According to him, there are maintenance personnel to look after the landscaping and take charge of the overall area.
To Rajan, the Cave Villa is a work in progress, and he is keen to add more items to draw visitors.
“We plan to include the roti canai and teh tarik show in our cultural show. The visitors will be govn free teh tarik and roti canai as part of the event,“ he said.
Rajan said more tourists were expected to come next month.
Cave Villa is open to the public and tour groups from 8am to 5pm daily.
There is also an evening show package (for tourists only) from 6pm to 10pm. For details, call 012-910 8389.
12 new dams in Sarawak, 1 may affect Mulu
In July 2008 it was reported in several places of Malaysian media that Sarawak wants to build 12 new dams for HEP. One of these, on the Tutoh, could possibly affect Mulu.
July 24, 2008 00:52 AM
Tutoh Dam Can Affect Mulu National Park's Heritage Site Status
KUALA LUMPUR, July 24 (Bernama) -- Sarawak plans to build the Tutoh dam may affect the Mulu National Park's status as a World Heritage Site, said an environmentalist.
Centre for Environment Technology and Development Malaysia (CETDEM) Chairman Gurmit Singh told a news conference today that the proposed dam might submerge parts of the Mulu National Park.
The Tutoh dam is part of 12 new proposed hydroelectric projects in Sarawak to meet its future industrialisation needs.
"We have been reliably informed that the Director of the World Heritage Center has requested the Malaysian authorities, via its permanent delegation to Unesco, to clarify this situation on June 25.
"(It wants Malaysia) to provide further information on the hydropower plans to the World Heritage Center for review and comment by the World Conservation Union.
"Till today, they have yet to reply and that has been nearly a month ago," he said.
Gurmit Singh also called on the government to advise the Sarawak government to be cautious and not to rush into the development of energy intensive industries.
The firebrand nature lover said the repercussions to the environment with the development of Sarawak's 12 Dam project could be severe and irreversible.
He said the Sarawak's 12 Dam project was a reflection "on the shortsightedness and gaps in the nation's energy and environmental policies."
"The plan illustrated an energy planning strategy that is supply driven and inconsistent with the principles of sustainable development.
"It makes little sense to build 12 additional dams since Bakun Dam has the capacity to generate three times the amount of energy that is currently consumed by Sarawakians," he said.
Gurmit Singh said he was also willing to engage the Sarawak government in an open dialogue on the project.
Deputy Energy, Water and Communications Minister Datuk Joseph Salang Gandum had said that the dams were necessary to meet energy demand.
The dams will be located in Ulu Air, Metjawah, Belaga, Baleh, Belepeh, Lawas, Tutoh, Limbang, Baram, Murum and Lanau rivers.
All these are in addition to the 2,400MW Bakun dam and will push the total generating capacity in the state to 7,000MW by 2020.
Ancient Burial Site Discovered In Batu Niah
KUCHING, Aug 1 (Bernama) -- A research team from the Centre For Archaeological Research Malaysia, Universiti Sains Malaysia (USM) and the Sarawak Museum Department has discovered an ancient burial site, believed to be from the Neolithic period, at Gua Kain Hitam in the Niah-Subis limestone hills in Batu Niah, Miri division.
Sarawak Museum Department deputy director Ipoi Datan said Friday the excavations at the site, funded by the National Heritage Department in 2007 and the USM Research University Grant last year, has so far uncovered more than eight human skeletons, dating back 2,000 to 3,000 years ago.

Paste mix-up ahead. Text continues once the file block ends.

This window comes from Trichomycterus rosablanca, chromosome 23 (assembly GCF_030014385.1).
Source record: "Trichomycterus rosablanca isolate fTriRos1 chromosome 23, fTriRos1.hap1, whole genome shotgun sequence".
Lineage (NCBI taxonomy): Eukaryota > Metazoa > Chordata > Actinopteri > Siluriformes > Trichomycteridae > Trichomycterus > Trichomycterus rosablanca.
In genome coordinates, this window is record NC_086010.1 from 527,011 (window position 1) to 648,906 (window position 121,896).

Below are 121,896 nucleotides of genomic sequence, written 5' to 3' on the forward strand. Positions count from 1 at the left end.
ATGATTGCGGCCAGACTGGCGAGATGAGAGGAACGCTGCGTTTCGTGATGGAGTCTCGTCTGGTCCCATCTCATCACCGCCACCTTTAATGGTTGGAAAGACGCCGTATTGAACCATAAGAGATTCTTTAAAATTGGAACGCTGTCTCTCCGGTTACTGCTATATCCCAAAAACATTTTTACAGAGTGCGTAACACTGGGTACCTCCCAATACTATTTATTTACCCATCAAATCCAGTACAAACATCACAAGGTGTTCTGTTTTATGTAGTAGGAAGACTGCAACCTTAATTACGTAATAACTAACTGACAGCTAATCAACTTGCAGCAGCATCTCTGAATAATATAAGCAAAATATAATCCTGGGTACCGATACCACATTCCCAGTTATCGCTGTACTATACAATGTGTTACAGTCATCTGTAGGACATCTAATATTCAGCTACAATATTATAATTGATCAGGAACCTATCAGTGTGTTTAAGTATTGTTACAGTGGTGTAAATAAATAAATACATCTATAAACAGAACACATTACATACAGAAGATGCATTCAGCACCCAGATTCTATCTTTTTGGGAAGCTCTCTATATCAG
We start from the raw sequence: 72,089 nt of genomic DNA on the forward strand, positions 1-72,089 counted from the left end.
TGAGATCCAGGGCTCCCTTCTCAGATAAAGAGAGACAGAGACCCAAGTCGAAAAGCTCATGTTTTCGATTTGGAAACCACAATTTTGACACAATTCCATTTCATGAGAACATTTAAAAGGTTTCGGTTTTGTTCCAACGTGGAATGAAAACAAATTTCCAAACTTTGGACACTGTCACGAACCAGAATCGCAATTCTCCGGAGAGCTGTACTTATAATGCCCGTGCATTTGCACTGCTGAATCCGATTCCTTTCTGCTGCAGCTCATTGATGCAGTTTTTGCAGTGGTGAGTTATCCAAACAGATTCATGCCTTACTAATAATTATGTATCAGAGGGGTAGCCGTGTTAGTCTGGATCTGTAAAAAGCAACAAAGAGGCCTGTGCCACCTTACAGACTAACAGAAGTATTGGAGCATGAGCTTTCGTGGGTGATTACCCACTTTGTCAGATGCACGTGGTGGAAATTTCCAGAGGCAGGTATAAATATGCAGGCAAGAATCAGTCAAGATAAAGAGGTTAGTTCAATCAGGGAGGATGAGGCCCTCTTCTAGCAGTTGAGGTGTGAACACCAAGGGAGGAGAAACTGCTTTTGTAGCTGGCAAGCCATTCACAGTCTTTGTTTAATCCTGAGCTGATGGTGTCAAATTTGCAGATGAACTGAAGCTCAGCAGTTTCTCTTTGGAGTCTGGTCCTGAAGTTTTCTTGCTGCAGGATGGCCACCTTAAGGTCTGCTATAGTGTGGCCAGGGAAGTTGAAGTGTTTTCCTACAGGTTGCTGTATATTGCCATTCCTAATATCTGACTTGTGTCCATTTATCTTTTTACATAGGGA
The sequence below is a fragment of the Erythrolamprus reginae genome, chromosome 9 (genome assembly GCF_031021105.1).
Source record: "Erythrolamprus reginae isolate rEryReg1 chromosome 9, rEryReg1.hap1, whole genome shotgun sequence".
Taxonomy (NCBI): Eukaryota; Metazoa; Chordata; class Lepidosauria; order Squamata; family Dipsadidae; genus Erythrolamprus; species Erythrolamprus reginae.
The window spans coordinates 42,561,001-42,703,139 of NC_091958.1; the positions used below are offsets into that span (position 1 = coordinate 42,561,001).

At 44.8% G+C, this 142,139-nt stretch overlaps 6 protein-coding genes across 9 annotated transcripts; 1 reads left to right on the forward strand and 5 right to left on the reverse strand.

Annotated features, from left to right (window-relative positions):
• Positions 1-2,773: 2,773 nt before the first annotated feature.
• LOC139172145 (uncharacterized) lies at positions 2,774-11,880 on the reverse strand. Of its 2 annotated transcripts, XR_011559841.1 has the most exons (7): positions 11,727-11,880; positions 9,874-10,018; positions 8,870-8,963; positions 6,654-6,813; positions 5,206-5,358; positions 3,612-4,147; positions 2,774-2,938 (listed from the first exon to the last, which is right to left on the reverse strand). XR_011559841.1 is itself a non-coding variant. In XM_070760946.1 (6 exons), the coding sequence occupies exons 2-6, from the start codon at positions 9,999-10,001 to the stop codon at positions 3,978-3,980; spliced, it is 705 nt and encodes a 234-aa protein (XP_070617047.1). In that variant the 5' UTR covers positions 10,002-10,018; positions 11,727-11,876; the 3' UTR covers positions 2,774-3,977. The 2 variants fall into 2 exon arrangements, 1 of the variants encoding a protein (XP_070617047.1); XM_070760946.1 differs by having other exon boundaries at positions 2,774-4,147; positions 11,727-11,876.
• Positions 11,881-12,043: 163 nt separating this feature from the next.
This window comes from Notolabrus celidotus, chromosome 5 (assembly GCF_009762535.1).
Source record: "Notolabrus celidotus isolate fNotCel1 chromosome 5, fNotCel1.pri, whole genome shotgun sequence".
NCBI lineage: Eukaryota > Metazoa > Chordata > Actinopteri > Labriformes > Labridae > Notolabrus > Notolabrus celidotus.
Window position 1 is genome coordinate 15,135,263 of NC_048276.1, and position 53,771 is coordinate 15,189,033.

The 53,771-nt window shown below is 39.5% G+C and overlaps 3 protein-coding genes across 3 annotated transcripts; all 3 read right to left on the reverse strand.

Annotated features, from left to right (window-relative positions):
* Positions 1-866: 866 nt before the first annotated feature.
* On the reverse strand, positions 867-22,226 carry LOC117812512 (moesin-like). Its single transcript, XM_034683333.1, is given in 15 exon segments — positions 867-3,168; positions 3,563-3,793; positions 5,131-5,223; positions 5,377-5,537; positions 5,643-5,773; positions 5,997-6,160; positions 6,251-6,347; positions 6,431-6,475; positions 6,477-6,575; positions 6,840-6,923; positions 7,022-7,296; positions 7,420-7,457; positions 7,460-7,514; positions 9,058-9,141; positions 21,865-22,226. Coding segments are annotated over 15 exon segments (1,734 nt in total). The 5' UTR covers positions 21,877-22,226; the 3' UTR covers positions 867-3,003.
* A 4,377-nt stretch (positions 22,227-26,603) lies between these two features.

"The human skeletons as well as the associated artifacts such as pottery, ornaments and food remains like shells and animal bones are currently being analysed in order to extract more information about the burials and lifestyles of the ancient people who lived in the Niah-Subis region during that time," he said in a statement here.
He said the new finding would not only enrich knowledge on the early history of Sarawak and the nation but also expected to attract more local and foreign tourists to visit the site, which is located in the Niah National Park.
The Sarawak Museum Department is asking for public cooperation in not disturbing or encroaching into the site as the finds had no commercial value but only contained valuable research and academic significance, he said.
3000 year old human skeletons found
The news made the bulk of the media on 18-19 September 2008.
The skeletons were found in Niah Cave in Sarawak, and in a mangrove swamp in Perak.
See fuller report on SEArch
September 18, 2008 14:23 PM
USM Researchers Find Prehistoric Human Skeletons In Gua Hitam Hitam,
PENANG, Sept 18 (Bernama) -- A research team from Universiti Sains Malaysia (USM) has discovered eight prehistoric human skeletons, believed to be more than 2,000 years old, in Gua Kain Hitam, Sarawak, which discovery proves the existence of human beings in the area during the Neolithic age.
Chief Researcher and lecturer at the USM's Centre for Archaeological
Research Malaysia (PPAM) Prof Madya Stephen Chia believed there were
relations between the findings at Gua Kain Hitam with the skeletons,
believed to be more than 40,000 years old, which were found at Gua
Niah, also in Sarawak, 53 years ago.
"The skeletons, with most of the parts, from head to toe complete, are
found since 2007. They are found in a straight position and in a highly
decomposed state with most of the bones broken," he told a press
conference here today.
He said the team also found artifacts, like pottery, beads and food
remains in the area after digging the site for about a metre deep.
Chia said six of the skeletons, that of five men and a woman, had been brought back to PPAM for scientific analysis.
"The skeletons have been conserved at the site of discovery to strengthen the bones before they are removed in June," he added.
He said the research by PPAM, with the collaboration of the Sarawak Museum Department, was conducted since 2007 and sponsored by the